Stormwater Management and Safety
Stormwater is rain and melted snow that flows over the ground. In undeveloped natural areas, stormwater is absorbed by plants and soil, or finds its way back to ponds and streams. However, in urban centres, hard surfaces like sidewalks, paved areas and rooftops prevent stormwater from soaking into the ground naturally.
Stormwater network management
The City manages stormwater in Spruce Grove by planning and controlling runoff from rain and melted snow through the stormwater network. The network includes roadways, ditches, storm sewers, storm sewer manholes, catch basins, stormwater management ponds and other facilities.
A stormwater network protects water quality and reduces the risk of flooding that could damage your property and the environment.
Locally, the amount of stormwater is increasing due to population growth, higher density neighbourhoods and weather fluctuations. Investing in the stormwater network is essential to reduce the risk of flooding that can damage your property and the environment. Learn more about the stormwater utility.
For your safety, do not use the stormwater ponds.
These ponds are an important part of the stormwater management system. They collect and store excess rainfall to help prevent flooding.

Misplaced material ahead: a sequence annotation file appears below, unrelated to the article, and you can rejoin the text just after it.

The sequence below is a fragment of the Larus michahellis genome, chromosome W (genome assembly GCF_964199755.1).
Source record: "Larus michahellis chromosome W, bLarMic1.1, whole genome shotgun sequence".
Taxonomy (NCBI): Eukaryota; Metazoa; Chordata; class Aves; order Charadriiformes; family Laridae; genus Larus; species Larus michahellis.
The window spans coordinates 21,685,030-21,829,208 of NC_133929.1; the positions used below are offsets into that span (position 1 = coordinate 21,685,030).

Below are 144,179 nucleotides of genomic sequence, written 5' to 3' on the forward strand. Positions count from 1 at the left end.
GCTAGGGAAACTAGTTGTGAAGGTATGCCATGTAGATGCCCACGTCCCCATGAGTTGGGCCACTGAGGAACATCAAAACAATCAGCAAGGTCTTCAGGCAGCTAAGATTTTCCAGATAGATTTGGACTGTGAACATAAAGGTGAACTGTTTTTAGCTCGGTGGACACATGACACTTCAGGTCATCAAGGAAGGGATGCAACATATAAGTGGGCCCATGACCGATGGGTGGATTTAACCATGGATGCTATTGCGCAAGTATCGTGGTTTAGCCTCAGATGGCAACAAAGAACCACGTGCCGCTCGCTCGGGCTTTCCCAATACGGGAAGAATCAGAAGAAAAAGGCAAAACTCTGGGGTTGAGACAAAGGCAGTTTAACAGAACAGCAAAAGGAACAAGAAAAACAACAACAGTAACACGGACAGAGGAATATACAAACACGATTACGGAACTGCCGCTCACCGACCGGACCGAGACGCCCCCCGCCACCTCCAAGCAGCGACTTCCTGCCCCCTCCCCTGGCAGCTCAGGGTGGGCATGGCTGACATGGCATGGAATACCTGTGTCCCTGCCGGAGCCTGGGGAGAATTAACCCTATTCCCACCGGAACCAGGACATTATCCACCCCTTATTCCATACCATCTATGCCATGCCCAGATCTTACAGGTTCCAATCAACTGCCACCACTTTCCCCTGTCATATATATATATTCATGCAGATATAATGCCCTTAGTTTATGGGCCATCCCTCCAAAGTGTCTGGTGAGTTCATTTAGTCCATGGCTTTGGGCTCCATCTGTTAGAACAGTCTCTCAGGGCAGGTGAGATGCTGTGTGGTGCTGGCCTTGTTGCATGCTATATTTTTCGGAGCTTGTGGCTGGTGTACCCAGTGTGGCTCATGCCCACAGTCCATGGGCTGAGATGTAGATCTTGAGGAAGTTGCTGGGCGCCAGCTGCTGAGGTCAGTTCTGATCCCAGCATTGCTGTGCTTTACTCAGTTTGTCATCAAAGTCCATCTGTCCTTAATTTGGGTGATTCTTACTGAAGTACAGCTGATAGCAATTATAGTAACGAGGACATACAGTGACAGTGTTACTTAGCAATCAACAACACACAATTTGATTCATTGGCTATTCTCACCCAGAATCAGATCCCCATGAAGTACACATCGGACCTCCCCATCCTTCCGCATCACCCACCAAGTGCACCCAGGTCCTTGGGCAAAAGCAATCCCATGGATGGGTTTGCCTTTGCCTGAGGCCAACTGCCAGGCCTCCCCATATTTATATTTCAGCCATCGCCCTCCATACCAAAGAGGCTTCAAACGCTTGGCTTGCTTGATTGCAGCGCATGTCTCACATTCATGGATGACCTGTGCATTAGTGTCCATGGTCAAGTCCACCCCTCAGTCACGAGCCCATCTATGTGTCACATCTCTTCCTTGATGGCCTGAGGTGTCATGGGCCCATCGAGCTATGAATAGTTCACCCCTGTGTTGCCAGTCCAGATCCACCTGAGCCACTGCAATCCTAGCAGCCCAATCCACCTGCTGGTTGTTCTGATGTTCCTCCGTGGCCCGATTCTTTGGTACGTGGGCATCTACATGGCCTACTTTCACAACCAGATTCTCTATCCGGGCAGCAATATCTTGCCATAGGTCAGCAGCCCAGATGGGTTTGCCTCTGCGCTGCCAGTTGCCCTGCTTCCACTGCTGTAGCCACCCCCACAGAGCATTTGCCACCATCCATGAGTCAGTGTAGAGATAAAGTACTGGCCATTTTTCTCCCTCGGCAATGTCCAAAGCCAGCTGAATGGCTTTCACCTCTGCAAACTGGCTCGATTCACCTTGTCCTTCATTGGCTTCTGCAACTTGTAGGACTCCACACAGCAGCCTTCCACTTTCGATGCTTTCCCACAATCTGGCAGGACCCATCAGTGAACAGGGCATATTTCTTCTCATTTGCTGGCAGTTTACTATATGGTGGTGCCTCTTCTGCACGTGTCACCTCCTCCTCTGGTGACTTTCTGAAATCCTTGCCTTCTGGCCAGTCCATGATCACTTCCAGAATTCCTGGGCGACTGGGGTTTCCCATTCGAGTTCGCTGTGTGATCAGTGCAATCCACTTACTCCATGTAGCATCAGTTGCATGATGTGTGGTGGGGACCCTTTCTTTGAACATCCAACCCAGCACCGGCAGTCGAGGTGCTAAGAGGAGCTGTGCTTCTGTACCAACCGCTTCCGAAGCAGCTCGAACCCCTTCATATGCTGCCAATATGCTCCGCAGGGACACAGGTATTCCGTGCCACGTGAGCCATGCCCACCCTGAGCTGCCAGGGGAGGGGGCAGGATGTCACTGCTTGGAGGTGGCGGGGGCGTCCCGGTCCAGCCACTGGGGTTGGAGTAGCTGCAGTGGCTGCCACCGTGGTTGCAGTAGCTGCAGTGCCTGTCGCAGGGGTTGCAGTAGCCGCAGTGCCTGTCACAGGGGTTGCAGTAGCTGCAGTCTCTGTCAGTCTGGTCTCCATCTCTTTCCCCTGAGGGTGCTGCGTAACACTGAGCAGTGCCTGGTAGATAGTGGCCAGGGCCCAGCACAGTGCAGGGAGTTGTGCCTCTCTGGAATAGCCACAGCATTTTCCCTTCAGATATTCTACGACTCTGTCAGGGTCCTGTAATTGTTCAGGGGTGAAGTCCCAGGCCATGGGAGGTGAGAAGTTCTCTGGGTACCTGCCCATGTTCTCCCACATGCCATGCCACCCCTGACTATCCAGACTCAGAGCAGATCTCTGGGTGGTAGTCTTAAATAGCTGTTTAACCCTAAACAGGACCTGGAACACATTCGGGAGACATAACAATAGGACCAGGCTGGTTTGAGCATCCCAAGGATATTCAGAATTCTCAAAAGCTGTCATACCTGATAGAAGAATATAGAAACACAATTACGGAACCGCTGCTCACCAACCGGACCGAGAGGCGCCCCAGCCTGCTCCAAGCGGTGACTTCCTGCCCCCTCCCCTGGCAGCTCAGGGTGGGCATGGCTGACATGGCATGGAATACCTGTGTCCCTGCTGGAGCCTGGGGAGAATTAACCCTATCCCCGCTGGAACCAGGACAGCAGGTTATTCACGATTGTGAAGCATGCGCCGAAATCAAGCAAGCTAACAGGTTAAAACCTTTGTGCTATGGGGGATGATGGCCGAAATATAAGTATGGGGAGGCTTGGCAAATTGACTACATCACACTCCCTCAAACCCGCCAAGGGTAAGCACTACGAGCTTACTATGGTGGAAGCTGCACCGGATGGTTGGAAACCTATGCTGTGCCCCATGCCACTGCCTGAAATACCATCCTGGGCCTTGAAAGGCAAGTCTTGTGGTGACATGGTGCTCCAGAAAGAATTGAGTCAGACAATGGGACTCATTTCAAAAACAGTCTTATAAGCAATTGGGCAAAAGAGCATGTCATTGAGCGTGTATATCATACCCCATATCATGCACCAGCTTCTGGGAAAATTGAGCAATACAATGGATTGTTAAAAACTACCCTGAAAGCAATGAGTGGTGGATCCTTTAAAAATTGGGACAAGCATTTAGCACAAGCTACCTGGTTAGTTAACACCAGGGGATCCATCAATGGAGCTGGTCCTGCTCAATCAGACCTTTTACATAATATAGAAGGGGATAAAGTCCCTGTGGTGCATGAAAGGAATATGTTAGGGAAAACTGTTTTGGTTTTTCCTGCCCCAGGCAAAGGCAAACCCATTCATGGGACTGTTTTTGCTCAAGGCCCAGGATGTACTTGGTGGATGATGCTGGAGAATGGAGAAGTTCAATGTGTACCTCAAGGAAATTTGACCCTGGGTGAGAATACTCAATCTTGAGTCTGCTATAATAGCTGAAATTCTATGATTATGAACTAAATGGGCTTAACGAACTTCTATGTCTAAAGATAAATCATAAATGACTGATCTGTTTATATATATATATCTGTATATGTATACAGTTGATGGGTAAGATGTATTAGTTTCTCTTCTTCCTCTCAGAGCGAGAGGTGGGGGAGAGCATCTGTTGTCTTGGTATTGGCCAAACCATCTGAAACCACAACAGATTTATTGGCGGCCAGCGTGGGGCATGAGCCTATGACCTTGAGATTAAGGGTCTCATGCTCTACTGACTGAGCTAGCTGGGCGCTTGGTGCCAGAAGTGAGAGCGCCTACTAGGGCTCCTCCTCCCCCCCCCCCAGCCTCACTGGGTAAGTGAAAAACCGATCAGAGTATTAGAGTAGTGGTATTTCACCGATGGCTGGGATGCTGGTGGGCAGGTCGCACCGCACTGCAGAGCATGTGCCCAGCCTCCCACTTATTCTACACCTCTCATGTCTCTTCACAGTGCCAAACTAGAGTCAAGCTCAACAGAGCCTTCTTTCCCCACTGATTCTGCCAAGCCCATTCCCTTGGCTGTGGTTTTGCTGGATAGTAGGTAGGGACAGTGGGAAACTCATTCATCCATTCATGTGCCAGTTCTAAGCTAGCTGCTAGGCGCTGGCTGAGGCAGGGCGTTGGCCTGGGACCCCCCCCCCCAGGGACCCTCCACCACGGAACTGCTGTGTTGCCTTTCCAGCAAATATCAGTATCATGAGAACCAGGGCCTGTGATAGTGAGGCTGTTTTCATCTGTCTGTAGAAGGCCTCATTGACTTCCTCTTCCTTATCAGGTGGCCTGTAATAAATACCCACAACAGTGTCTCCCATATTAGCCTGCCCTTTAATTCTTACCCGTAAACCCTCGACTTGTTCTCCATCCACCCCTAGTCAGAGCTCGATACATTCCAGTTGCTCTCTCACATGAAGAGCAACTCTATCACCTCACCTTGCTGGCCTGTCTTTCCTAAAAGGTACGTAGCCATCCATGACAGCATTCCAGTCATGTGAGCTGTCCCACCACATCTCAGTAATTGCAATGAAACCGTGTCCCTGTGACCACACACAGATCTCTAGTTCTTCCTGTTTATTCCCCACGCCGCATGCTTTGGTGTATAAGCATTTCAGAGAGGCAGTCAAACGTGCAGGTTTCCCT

Due to the constant flow of water and unpredictable water levels, these ponds are not safe for recreational use. This includes skating or walking on the ice in the winter, and swimming, wading and boating in the summer.
In the winter, ice forms in unstable conditions and is often very thin. Skating or walking on the ice is strictly prohibited at all times.
Instead, residents can enjoy, and safely use, one of Spruce Grove's outdoor ice surfaces. Check if the ice surfaces are open or closed at www.sprucegrove.org/ice.
As well, accessing or allowing your pets to access a stormwater management facility is a violation of the Open Space Bylaw and can result in a fine. For more information on what activities are prohibited in and on a stormwater management facility see the Open Space Bylaw (section 11.4 and 11.5).